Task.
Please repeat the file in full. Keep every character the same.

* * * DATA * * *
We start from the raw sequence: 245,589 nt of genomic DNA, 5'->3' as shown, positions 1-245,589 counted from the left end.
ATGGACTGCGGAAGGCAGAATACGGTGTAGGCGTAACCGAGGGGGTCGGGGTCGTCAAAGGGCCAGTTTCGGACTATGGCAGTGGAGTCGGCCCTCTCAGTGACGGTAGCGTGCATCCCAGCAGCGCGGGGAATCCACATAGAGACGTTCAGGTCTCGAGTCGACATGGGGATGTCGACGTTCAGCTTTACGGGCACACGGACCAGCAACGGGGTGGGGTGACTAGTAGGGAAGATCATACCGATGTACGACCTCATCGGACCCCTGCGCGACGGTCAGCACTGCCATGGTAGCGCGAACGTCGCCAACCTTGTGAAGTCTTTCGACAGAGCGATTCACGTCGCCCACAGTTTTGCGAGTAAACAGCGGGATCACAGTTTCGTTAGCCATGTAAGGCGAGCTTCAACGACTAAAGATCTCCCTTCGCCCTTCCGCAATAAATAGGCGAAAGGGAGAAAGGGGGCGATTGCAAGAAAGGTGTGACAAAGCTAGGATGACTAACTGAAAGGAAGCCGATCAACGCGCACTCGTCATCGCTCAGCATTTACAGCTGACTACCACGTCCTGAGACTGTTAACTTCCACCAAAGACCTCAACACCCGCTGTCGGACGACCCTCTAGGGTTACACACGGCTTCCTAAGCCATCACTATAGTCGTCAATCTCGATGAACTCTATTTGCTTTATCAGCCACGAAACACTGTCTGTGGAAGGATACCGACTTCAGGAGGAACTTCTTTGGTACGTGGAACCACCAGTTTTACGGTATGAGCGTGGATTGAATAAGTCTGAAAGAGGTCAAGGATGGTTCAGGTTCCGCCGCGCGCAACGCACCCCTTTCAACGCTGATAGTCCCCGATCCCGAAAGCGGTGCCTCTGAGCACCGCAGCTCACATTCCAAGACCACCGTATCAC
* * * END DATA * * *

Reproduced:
We start from the raw sequence: 245,589 nt of genomic DNA, 5'->3' as shown, positions 1-245,589 counted from the left end.
ATGGACTGCGGAAGGCAGAATACGGTGTAGGCGTAACCGAGGGGGTCGGGGTCGTCAAAGGGCCAGTTTCGGACTATGGCAGTGGAGTCGGCCCTCTCAGTGACGGTAGCGTGCATCCCAGCAGCGCGGGGAATCCACATAGAGACGTTCAGGTCTCGAGTCGACATGGGGATGTCGACGTTCAGCTTTACGGGCACACGGACCAGCAACGGGGTGGGGTGACTAGTAGGGAAGATCATACCGATGTACGACCTCATCGGACCCCTGCGCGACGGTCAGCACTGCCATGGTAGCGCGAACGTCGCCAACCTTGTGAAGTCTTTCGACAGAGCGATTCACGTCGCCCACAGTTTTGCGAGTAAACAGCGGGATCACAGTTTCGTTAGCCATGTAAGGCGAGCTTCAACGACTAAAGATCTCCCTTCGCCCTTCCGCAATAAATAGGCGAAAGGGAGAAAGGGGGCGATTGCAAGAAAGGTGTGACAAAGCTAGGATGACTAACTGAAAGGAAGCCGATCAACGCGCACTCGTCATCGCTCAGCATTTACAGCTGACTACCACGTCCTGAGACTGTTAACTTCCACCAAAGACCTCAACACCCGCTGTCGGACGACCCTCTAGGGTTACACACGGCTTCCTAAGCCATCACTATAGTCGTCAATCTCGATGAACTCTATTTGCTTTATCAGCCACGAAACACTGTCTGTGGAAGGATACCGACTTCAGGAGGAACTTCTTTGGTACGTGGAACCACCAGTTTTACGGTATGAGCGTGGATTGAATAAGTCTGAAAGAGGTCAAGGATGGTTCAGGTTCCGCCGCGCGCAACGCACCCCTTTCAACGCTGATAGTCCCCGATCCCGAAAGCGGTGCCTCTGAGCACCGCAGCTCACATTCCAAGACCACCGTATCAC